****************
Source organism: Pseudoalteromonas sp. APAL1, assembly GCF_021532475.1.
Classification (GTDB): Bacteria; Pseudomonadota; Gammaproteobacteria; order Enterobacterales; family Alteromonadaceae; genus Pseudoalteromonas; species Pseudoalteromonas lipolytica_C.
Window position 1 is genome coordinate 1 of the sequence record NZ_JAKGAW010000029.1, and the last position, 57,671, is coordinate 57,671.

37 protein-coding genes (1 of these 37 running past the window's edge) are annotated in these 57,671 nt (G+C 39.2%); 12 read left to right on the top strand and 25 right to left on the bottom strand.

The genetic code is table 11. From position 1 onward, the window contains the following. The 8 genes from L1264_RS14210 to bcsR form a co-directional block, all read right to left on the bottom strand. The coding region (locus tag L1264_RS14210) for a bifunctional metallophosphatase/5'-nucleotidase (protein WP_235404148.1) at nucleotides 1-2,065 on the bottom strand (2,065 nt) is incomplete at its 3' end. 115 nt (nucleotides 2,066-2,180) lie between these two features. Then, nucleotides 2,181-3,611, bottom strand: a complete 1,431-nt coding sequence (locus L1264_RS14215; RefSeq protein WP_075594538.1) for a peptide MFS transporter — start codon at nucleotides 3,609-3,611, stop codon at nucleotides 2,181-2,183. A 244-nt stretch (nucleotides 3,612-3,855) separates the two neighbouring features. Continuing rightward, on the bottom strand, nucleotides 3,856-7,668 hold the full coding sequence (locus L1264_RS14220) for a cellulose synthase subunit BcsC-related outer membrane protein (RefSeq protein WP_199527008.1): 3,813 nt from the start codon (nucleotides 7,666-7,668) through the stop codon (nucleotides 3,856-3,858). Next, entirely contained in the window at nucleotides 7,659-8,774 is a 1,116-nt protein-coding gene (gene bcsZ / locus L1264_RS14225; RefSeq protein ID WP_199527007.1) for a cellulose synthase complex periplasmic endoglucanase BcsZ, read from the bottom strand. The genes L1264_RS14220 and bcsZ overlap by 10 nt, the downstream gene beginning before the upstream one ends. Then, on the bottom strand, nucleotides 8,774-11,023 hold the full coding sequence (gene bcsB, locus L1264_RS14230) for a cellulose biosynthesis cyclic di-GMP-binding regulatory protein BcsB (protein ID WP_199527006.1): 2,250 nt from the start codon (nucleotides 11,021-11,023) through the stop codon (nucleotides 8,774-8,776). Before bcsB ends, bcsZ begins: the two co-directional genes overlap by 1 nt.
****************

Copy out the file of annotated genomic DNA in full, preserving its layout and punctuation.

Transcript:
Source organism: Pseudoalteromonas sp. APAL1, assembly GCF_021532475.1.
Classification (GTDB): Bacteria; Pseudomonadota; Gammaproteobacteria; order Enterobacterales; family Alteromonadaceae; genus Pseudoalteromonas; species Pseudoalteromonas lipolytica_C.
Window position 1 is genome coordinate 1 of the sequence record NZ_JAKGAW010000029.1, and the last position, 57,671, is coordinate 57,671.

37 protein-coding genes (1 of these 37 running past the window's edge) are annotated in these 57,671 nt (G+C 39.2%); 12 read left to right on the top strand and 25 right to left on the bottom strand.

The genetic code is table 11. From position 1 onward, the window contains the following. The 8 genes from L1264_RS14210 to bcsR form a co-directional block, all read right to left on the bottom strand. The coding region (locus tag L1264_RS14210) for a bifunctional metallophosphatase/5'-nucleotidase (protein WP_235404148.1) at nucleotides 1-2,065 on the bottom strand (2,065 nt) is incomplete at its 3' end. 115 nt (nucleotides 2,066-2,180) lie between these two features. Then, nucleotides 2,181-3,611, bottom strand: a complete 1,431-nt coding sequence (locus L1264_RS14215; RefSeq protein WP_075594538.1) for a peptide MFS transporter — start codon at nucleotides 3,609-3,611, stop codon at nucleotides 2,181-2,183. A 244-nt stretch (nucleotides 3,612-3,855) separates the two neighbouring features. Continuing rightward, on the bottom strand, nucleotides 3,856-7,668 hold the full coding sequence (locus L1264_RS14220) for a cellulose synthase subunit BcsC-related outer membrane protein (RefSeq protein WP_199527008.1): 3,813 nt from the start codon (nucleotides 7,666-7,668) through the stop codon (nucleotides 3,856-3,858). Next, entirely contained in the window at nucleotides 7,659-8,774 is a 1,116-nt protein-coding gene (gene bcsZ / locus L1264_RS14225; RefSeq protein ID WP_199527007.1) for a cellulose synthase complex periplasmic endoglucanase BcsZ, read from the bottom strand. The genes L1264_RS14220 and bcsZ overlap by 10 nt, the downstream gene beginning before the upstream one ends. Then, on the bottom strand, nucleotides 8,774-11,023 hold the full coding sequence (gene bcsB, locus L1264_RS14230) for a cellulose biosynthesis cyclic di-GMP-binding regulatory protein BcsB (protein ID WP_199527006.1): 2,250 nt from the start codon (nucleotides 11,021-11,023) through the stop codon (nucleotides 8,774-8,776). Before bcsB ends, bcsZ begins: the two co-directional genes overlap by 1 nt.